One of the last episcopal appointments of Pope Pius XII and the last appointment of a Polish bishop, was a young priest from the archdiocese of Krakow, Karol Wojtyla. On 4 July 1958 Pope Pius XII named him titular bishop of Ombi and auxiliary to Archbishop Eugeniusz Baziak, apostolic administrator of the Archdiocese of Kraków.[42]

Some twenty years later, Pope John Paul II recalled meeting the pontiff as a student in Rome at the Belgian College. I want to recall the great Pope Pius XII, who forty years ago was called to the Holy See. He left a most profound impression on me. Introduced by the Rector as a student from Poland, Pope Pius looked at him with obvious emotion, paused for one moment, and said to me in Polish, Praise be to Jesus Christ. Wojtyla felt encouraged by Pope Pius XII, less than two years after World War II , which was a most terrible trial for my country. [43]

Pope Pius XII on Poland

For the war years 1939-1945, twenty-five communications of Pope Pius XII and over two hundred communications of the Holy See- mainly from Cardinal Secretary of State Luigi Maglione, Giovanni Battista Montini and Domenico Tardini - with Polish Church and State officials are included in the 600 documents of:

    • Le Saint Siege et la Situation Religieuse en Pologne et dans les pays Baltes, 1939-1945, in Actes et Documents Du Saint Siege Relatifs a la Seconde Guerre Mondiale, Libreria Editrice Vaticana 1967
    • 1945-1958
    • Per Hos Postremos Annos, Apostolic Letter, June 29, 1945, [44]
    • Czestochoviensis Beatae Mariae Virginis, Apostolic Letter, January 16, 1946, [45]
    • Immaculato Deiparae Cordi, Apostolic Letter, December 23, 1946, [46]
    • Flagranti semper animi, Apostolic Letter, January 18, 1948 [31]
    • Decennium Dum Expletur, Apostolic Letter, September 1, 1949, [47]
    • Cum Jam Lustri, Apostolic Letter, September 1, 1951, [48]
    • Poloniae Annalibus, Apostolic Letter, July 16, 1953,[49]
    • Speech to the Diplomatic Corps regarding the persecution of Cardinal Wyzynski, November 19, 1953,[50]
    • Gloriosam Reginam, Apostolic Letter, December 8, 1955, [51]
    • Message to Stefan Cardinal Wyszyński (after his liberation),[52]
    • Invicti Athletae, Encyclical on Saint Bobola, May 16, 1957, [53]


  1. Blet, 1999, p. 72.
  2. 2.0 2.1 2.2 Stehle 213
  3. Stehle 216
  4. Stehle 211He
  5. Blet 82
  6. 6.0 6.1 Blet 84
  7. Blet 283
  8. Actes III, 241 4,257
  9. most but not all of them in Actes III, volumes 1,2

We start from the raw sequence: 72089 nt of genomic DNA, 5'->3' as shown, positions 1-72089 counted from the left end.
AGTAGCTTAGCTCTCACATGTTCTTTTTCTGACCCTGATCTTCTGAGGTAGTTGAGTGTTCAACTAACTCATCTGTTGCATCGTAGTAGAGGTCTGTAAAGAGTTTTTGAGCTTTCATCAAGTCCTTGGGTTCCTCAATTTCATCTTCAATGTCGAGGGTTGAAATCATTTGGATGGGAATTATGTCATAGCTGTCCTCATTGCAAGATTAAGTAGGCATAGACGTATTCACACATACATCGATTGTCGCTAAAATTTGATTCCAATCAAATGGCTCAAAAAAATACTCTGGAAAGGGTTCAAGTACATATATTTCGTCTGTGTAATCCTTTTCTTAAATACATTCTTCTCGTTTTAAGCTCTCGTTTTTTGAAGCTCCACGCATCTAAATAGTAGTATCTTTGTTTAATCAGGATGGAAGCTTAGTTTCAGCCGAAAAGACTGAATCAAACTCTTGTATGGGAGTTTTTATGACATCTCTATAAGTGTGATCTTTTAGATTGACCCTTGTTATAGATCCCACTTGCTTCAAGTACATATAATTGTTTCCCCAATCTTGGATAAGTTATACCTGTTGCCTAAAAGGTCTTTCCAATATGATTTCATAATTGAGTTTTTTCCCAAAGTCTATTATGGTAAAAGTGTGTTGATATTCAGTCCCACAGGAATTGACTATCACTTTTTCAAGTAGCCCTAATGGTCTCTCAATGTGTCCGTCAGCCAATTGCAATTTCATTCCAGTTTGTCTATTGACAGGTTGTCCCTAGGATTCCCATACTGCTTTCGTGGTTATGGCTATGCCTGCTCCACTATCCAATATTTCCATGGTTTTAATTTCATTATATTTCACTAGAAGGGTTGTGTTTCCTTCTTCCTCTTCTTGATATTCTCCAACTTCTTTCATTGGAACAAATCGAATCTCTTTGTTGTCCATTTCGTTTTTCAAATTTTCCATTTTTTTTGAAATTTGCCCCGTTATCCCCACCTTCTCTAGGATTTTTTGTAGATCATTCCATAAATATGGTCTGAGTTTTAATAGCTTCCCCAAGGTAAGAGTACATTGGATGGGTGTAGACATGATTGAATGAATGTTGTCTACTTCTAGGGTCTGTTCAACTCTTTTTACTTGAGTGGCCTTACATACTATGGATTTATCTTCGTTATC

10. AAS 1939, 413-153.
  11. 11.0 11.1 Blet 70
  12. Blet 165
  13. Micewski, 33
  14. 14.0 14.1 Micewski, 34
  15. Micewski, 418
  16. Micewski, 419
  17. Blet, 71
  18. 18.0 18.1 Blet 74
  19. Actes, 381 Le Cardinal Maglione au nonce a Vichy Valeri May 26, 1942
  20. Blet 74 Germany took the same position for other annexed territories and Austria.
  21. Actes III, 398 L’administrateur apostolique Breitinger au pape Pie XII,July 20, 1942.
  22. Blet 79
  23. all references: Stehle 280-283 unless other sources are cited
  24. Micewski, 46
  25. Micewski, 68
  26. Micewski, 70
  27. Micewski, 71
  28. "Hate sin, love all sinners" (Saint Augustine) was Vatican policy since Leo XIII. Pastoral concerns had priority over political ones, (Blet, Preface)
  29. 29.0 29.1 Giovanetti, 139
  30. Giovannetti, 139
  31. 31.0 31.1 AAS 1948, 324
  32. Cum Jam Lustri letter to the bishops of Poland, September 1, 1951
  33. Giovannetti, 150
  34. AAS, 1953, 755
  35. Gloriosam Reginam 8,12
  36. See below AAS 1956, 761
  37. Invicti Athletae in AAS 1957
  38. Invicti Athletae, summary in AAS 1957
  39. Invicti Athletae 29 in AAS 1957, 321 ff
  40. Invicti Athletae 33 in AAS 1957, 321 ff.
  41. Invicti Athletae 34, in AAS 1957, 321 ff
  42. Wikipedia Pope John Paul II
  43. Spiazzi, 161
  44. AAS, 1945, 205
  45. AAS 1946, 172
  46. AAS 1946, 533
  47. AAS 1949, 450
  48. AAS 1951 774
  49. AAS 1953, 498
  50. AAS 1953, 755
  51. AAS 1956, 73
  52. AAS 1956, 761
  53. AAS, 1957, 321


  • Acta Apostolicae Sedis ( AAS), Roma, Vaticano 1922-1960
  • Actes et Documents di Saint Siege, Libreria Editrice Vaticana, vol. I-XI, 1967
  • Blet, Pierre, and Johnson, Lawrence J. 1999. Pius XII and the Second World War: According to the Archives of the Vatican. Paulist Press. ISBN 0809105039.
  • Owen Chadwick, The Christian Church in the Cold War, London 1993
  • Richard Cardinal Cushing, Pope Pius XII, St. Paul Editions, Boston, 1959
  • Victor Dammertz OSB, Ordensgemeinschaften und Säkularinstitute, in Handbuch der Kirchengeschichte, VII, Herder Freiburg, 1979, 355-380
  • A Galter, Rotbuch der verfolgten Kirchen, Paulus Verlag, Recklinghausen, 1957,
  • Alberto Giovanetti, Pio XII parla alla Chiesa del Silenzio, Editrice Ancona, Milano, 1959, German translation, Der Papst spricht zur Kirche des Schweigens, Paulus Verlag, Recklinghausen, 1959
  • Herder Korrespondenz Orbis Catholicus, Freiburg, 1946-1961
  • Andrzej Micewski, Cardinal Wyszynski, Harcourt, New York, 1984
  • Ludwig von Pastor, (1854-1928) Tagebücher, Errinneringen, Heidelberg 1930, 1950
  • Phayer, Michael. 2000. The Catholic Church and the Holocaust, 1930–1965. Indianapolis: Indiana University Press. ISBN 0-253-33725-9.
  • Pio XII Discorsi e Radiomessagi, Roma Vaticano 1939-1959
  • Joanne M Restrepo Restrepo SJ, Concordata Regnante Sancissimo Domino Pio XI Inita, Pontificia Universitas Gregoriana, Romae, 1932
  • Jan Olav Smit, Pope Pius XII, London Burns Oates & Washbourne LTD,1951
  • Raimondo Spiazzi, Pio XII, Mezzo Secolo Doppo, Edizione Studio Domenicano, Bologna, 1991
  • Domenico Tardini Pio XII, Roma, Vaticano 1960